The trick to making compression and encryption work together is to ensure that the compression is done first and the data encryption is done second. This is most easily done by using TDE for compression and page level compression for data compression. This is becaues when using these two technologies, no matter in which order you have enabled them, SQL Server will compress the data first and encrypt the data second. This even happens if you have a database which is encrypted with TDE and you then enable data compression on the tables. This is because when the data is compressed it is rewritten as compressed data and then encrypted post compression.
Using application level encryption you can still compress data using native data compression feature of SQL Server, however the amount of data compression that you will typically get in this situation will be much less than by using TDE and data compression. The same applies if you use TDE and then backup the database using native (or third party) backup compression. This is because when backups of a TDE encrypted database are taken the database pages are not decrypted when backed up. They are backed up in the same encrypted state that they are normally in, then compressed. By it’s nature encrypted data is very unique so data compression doesn’t do much good against encrypted data.
Tomorrow (December 12th) at noon Pacific Time I’m presenting a session with SIOS Technologies on using their SANLess Clustering Technology to build a clustered SQL Server for High Availability within Amazon’s EC2 cloud. This session is open to the public and is priced just right … FREE!
So get signed up and learn more about how to setup a traditional Windows Cluster in the Amazon EC2 cloud for high availability within the EC2 cloud for your cloud based applications.
I’m very pleased to announce that I will be presenting a precon at the Albuquerque SQL Saturday at SQL Saturday 271 on January 24th, 2014. At this precon I’ll be presenting a session titled “SQL Performance Tuning and Optimization”. This session is a full day session where we will look at the various ways to find and troubleshoot performance tuning problems in SQL Server today. New content in this session will include knowing when to look at the new SQL Server 2014 features such as Hekaton and ColumnStore (Apollo).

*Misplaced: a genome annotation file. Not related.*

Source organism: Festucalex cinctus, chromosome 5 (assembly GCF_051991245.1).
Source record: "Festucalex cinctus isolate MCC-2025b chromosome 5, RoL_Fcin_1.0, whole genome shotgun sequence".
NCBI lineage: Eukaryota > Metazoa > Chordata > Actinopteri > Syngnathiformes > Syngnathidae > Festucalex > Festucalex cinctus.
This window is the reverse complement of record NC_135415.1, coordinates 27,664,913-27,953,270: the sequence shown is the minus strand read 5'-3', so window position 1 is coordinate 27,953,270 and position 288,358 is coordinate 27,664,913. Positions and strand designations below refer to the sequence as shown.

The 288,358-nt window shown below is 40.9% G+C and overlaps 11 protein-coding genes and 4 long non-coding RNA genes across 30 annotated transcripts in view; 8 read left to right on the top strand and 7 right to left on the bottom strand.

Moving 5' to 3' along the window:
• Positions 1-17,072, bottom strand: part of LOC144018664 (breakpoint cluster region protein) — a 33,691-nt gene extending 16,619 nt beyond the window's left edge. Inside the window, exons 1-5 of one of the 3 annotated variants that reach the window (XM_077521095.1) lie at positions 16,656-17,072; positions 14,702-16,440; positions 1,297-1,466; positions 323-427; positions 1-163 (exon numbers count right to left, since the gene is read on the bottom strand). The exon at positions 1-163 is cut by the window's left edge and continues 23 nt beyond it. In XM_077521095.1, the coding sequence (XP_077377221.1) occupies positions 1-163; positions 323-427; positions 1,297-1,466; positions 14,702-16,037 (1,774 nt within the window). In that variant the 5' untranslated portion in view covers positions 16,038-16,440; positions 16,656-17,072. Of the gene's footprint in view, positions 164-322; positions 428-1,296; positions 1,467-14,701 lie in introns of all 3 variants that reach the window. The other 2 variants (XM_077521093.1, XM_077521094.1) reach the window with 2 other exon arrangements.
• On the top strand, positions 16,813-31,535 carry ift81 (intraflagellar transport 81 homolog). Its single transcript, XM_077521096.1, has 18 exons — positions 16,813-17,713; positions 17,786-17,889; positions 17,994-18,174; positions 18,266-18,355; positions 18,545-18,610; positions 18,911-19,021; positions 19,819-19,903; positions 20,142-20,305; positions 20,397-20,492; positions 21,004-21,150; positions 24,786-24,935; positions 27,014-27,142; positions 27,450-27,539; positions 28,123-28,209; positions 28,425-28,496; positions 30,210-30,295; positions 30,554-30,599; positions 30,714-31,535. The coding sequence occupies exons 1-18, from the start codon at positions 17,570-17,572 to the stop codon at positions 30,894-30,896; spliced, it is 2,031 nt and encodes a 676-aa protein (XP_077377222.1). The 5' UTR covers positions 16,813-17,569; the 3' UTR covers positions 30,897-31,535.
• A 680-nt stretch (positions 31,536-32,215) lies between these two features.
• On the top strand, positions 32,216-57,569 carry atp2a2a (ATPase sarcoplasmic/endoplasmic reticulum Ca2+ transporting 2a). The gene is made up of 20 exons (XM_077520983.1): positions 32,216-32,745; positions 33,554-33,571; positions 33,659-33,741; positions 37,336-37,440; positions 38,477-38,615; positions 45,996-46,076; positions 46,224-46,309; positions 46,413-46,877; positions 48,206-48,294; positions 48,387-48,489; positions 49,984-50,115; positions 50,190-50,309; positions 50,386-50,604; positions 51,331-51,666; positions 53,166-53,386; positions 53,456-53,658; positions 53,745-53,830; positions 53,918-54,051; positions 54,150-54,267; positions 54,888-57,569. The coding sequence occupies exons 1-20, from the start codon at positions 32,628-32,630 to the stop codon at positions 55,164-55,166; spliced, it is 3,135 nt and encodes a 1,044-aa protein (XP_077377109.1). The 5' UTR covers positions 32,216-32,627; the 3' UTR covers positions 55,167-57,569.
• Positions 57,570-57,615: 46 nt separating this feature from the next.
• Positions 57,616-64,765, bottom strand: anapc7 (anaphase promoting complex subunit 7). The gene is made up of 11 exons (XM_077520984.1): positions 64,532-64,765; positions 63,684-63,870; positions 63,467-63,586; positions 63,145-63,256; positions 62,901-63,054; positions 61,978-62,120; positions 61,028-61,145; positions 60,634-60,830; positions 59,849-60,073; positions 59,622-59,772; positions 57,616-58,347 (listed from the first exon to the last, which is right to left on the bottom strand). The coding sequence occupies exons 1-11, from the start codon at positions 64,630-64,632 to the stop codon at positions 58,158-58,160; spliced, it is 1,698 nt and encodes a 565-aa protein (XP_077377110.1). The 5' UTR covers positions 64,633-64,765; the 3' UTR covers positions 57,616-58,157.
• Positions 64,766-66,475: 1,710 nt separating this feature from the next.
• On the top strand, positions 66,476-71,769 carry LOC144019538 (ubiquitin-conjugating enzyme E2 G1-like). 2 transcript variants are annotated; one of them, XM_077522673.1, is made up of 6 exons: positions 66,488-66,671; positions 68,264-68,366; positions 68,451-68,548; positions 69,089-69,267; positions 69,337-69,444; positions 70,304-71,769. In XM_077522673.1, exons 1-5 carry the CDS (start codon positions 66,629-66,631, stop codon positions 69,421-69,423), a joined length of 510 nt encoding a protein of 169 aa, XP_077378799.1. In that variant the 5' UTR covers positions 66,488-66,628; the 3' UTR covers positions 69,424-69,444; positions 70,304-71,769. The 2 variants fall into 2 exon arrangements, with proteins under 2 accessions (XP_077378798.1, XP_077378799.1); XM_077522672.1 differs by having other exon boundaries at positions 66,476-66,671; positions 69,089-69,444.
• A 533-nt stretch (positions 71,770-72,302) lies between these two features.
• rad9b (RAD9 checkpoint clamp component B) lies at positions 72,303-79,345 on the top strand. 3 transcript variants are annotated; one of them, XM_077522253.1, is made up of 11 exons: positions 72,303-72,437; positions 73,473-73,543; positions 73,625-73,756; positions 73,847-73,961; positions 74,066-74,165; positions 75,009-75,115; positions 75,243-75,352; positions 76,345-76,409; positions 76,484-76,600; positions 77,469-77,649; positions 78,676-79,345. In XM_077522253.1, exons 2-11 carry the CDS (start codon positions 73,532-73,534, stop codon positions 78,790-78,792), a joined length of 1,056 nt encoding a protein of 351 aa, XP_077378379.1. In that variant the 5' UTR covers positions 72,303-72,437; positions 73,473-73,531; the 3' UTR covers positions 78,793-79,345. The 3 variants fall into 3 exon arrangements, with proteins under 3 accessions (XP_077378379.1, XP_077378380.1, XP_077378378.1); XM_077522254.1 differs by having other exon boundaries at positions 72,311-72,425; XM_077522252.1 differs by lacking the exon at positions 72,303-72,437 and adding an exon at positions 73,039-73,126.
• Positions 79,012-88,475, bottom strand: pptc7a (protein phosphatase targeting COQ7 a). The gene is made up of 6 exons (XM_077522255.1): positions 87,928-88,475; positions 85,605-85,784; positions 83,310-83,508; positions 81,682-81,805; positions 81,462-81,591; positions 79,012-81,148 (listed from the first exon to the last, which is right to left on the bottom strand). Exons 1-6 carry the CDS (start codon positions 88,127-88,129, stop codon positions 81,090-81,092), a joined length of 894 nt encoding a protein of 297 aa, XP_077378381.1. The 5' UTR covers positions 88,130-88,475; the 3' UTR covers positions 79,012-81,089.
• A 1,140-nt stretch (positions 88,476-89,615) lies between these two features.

Recently I was building a new Windows 2012 cluster that was going to hold a SQL 2012 instance. So far so good. Something that I’ve done dozens of times. However this time something strange happened. As the SQL instance was being installed I got an error message saying that the cluster couldn’t be brought online. Looking at the cluster manager I saw that the network name for the SQL instance had failed. Now the big difference between this cluster and all the other ones that I’ve installed was that the domain was still a Windows 2003 domain and the forest level was still Windows 2003 as well.
Wanting to make sure that it wasn’t a SQL Server problem I tried creating a new role on the cluster and giving it a client access point. When that tried to come online it failed as well, so we now know that we don’t have a SQL problem but are having a Windows problem, so we can ignore the SQL Installer for now.
Looking at the cluster log, which I exported via the get-clusterlog PowerShell commandlet wasn’t much help either. It did tell me that we were getting error 1326 when we tried to authenticate against the domain. That being a username and password failure.
That’s a little odd given that Windows creates these passwords for me when the access point it created. You can attempt to fix this by right clicking on the failed object in failover manager, selecting “More Actions” and selecting repair. In this case that didn’t work either.
After bouncing around the web for a bit and talking to some people at Microsoft in the Clustering product team we found hotfix 2838043 which is titled “Can’t access a resource that is hosted on a Windows Server 2012-based failover cluster“. This fixed the ability for the cluster name that I manually created to work correctly, however the SQL Installer still failed.
To get the SQL installer to work I had to cancel out of the installer. Manually delete the Active Directory account for the computer and manually delete the DNS entry. Then reboot the cluster node and run through the installer again. At this point it worked without issue.
So if you are planning on installing a Windows 2012 cluster on a Windows 2003 domain, make sure that you’ve got this hotfix installed on the Windows 2012 cluster nodes before you begin.